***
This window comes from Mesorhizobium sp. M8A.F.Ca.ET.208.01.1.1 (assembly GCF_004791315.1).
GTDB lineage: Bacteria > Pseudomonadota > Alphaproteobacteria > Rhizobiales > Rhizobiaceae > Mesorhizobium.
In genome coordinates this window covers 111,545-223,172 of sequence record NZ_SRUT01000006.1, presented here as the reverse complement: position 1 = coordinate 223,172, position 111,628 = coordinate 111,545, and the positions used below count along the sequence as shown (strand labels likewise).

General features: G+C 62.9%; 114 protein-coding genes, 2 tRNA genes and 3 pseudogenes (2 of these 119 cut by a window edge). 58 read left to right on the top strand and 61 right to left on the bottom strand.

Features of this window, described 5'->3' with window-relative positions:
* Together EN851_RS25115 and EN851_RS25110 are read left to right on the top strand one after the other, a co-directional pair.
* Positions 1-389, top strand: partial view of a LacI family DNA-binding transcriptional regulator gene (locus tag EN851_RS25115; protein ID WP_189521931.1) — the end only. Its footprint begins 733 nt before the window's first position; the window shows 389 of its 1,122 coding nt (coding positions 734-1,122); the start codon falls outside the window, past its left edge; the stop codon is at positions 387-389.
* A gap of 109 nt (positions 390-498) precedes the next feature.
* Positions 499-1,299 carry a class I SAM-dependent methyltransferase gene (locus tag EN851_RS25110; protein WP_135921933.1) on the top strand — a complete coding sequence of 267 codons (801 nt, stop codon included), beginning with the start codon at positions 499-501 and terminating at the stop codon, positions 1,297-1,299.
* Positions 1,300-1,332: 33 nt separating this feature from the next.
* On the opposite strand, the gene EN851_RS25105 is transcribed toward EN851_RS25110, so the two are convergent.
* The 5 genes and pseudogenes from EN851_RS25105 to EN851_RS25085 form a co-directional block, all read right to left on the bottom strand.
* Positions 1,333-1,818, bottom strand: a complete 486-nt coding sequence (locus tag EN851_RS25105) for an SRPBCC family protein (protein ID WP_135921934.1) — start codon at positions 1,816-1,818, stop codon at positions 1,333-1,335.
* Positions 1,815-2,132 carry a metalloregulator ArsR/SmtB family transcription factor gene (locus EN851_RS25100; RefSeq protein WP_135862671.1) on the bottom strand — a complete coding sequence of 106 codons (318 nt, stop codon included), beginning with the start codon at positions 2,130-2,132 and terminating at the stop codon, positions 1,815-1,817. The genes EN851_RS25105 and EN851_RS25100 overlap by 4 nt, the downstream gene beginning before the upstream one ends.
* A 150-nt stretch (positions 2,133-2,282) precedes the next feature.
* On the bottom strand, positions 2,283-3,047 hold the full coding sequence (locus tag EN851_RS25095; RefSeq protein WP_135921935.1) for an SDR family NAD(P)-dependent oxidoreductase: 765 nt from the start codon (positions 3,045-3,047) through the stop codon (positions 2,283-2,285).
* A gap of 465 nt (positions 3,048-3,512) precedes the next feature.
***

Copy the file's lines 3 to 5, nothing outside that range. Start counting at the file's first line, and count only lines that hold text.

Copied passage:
In genome coordinates this window covers 111,545-223,172 of sequence record NZ_SRUT01000006.1, presented here as the reverse complement: position 1 = coordinate 223,172, position 111,628 = coordinate 111,545, and the positions used below count along the sequence as shown (strand labels likewise).

General features: G+C 62.9%; 114 protein-coding genes, 2 tRNA genes and 3 pseudogenes (2 of these 119 cut by a window edge). 58 read left to right on the top strand and 61 right to left on the bottom strand.

Features of this window, described 5'->3' with window-relative positions: